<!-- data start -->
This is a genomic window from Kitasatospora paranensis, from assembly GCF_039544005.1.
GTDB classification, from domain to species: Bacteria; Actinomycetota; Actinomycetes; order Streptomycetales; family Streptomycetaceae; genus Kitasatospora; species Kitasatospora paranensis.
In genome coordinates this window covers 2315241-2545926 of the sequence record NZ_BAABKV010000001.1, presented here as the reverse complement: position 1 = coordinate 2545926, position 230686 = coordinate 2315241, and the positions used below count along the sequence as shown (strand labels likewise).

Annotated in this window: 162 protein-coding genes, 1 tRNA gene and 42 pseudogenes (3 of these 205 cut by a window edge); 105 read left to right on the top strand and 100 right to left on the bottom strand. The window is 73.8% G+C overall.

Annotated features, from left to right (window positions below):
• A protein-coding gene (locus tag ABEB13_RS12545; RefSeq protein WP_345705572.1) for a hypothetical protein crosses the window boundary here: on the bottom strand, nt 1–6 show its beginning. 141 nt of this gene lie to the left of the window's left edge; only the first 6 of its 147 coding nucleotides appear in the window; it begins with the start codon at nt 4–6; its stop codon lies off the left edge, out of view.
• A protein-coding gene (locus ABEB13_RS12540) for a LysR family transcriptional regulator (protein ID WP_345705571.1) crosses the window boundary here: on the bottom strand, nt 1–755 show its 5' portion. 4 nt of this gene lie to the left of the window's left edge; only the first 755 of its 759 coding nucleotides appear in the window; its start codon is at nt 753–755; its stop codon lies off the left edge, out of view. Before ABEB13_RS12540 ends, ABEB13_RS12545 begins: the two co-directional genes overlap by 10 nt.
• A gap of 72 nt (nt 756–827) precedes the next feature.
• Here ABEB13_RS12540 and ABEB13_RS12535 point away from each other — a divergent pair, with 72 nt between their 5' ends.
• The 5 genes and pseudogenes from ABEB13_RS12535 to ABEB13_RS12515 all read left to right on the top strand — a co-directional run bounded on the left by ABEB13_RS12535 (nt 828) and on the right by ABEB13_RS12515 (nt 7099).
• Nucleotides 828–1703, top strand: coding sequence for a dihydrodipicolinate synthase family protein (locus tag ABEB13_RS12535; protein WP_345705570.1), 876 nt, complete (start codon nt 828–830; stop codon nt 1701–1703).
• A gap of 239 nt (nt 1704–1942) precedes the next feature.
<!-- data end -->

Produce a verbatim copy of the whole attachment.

This is a genomic window from Kitasatospora paranensis, from assembly GCF_039544005.1.
GTDB classification, from domain to species: Bacteria; Actinomycetota; Actinomycetes; order Streptomycetales; family Streptomycetaceae; genus Kitasatospora; species Kitasatospora paranensis.
In genome coordinates this window covers 2315241-2545926 of the sequence record NZ_BAABKV010000001.1, presented here as the reverse complement: position 1 = coordinate 2545926, position 230686 = coordinate 2315241, and the positions used below count along the sequence as shown (strand labels likewise).

Annotated in this window: 162 protein-coding genes, 1 tRNA gene and 42 pseudogenes (3 of these 205 cut by a window edge); 105 read left to right on the top strand and 100 right to left on the bottom strand. The window is 73.8% G+C overall.

Annotated features, from left to right (window positions below):
• A protein-coding gene (locus tag ABEB13_RS12545; RefSeq protein WP_345705572.1) for a hypothetical protein crosses the window boundary here: on the bottom strand, nt 1–6 show its beginning. 141 nt of this gene lie to the left of the window's left edge; only the first 6 of its 147 coding nucleotides appear in the window; it begins with the start codon at nt 4–6; its stop codon lies off the left edge, out of view.
• A protein-coding gene (locus ABEB13_RS12540) for a LysR family transcriptional regulator (protein ID WP_345705571.1) crosses the window boundary here: on the bottom strand, nt 1–755 show its 5' portion. 4 nt of this gene lie to the left of the window's left edge; only the first 755 of its 759 coding nucleotides appear in the window; its start codon is at nt 753–755; its stop codon lies off the left edge, out of view. Before ABEB13_RS12540 ends, ABEB13_RS12545 begins: the two co-directional genes overlap by 10 nt.
• A gap of 72 nt (nt 756–827) precedes the next feature.
• Here ABEB13_RS12540 and ABEB13_RS12535 point away from each other — a divergent pair, with 72 nt between their 5' ends.
• The 5 genes and pseudogenes from ABEB13_RS12535 to ABEB13_RS12515 all read left to right on the top strand — a co-directional run bounded on the left by ABEB13_RS12535 (nt 828) and on the right by ABEB13_RS12515 (nt 7099).
• Nucleotides 828–1703, top strand: coding sequence for a dihydrodipicolinate synthase family protein (locus tag ABEB13_RS12535; protein WP_345705570.1), 876 nt, complete (start codon nt 828–830; stop codon nt 1701–1703).
• A gap of 239 nt (nt 1704–1942) precedes the next feature.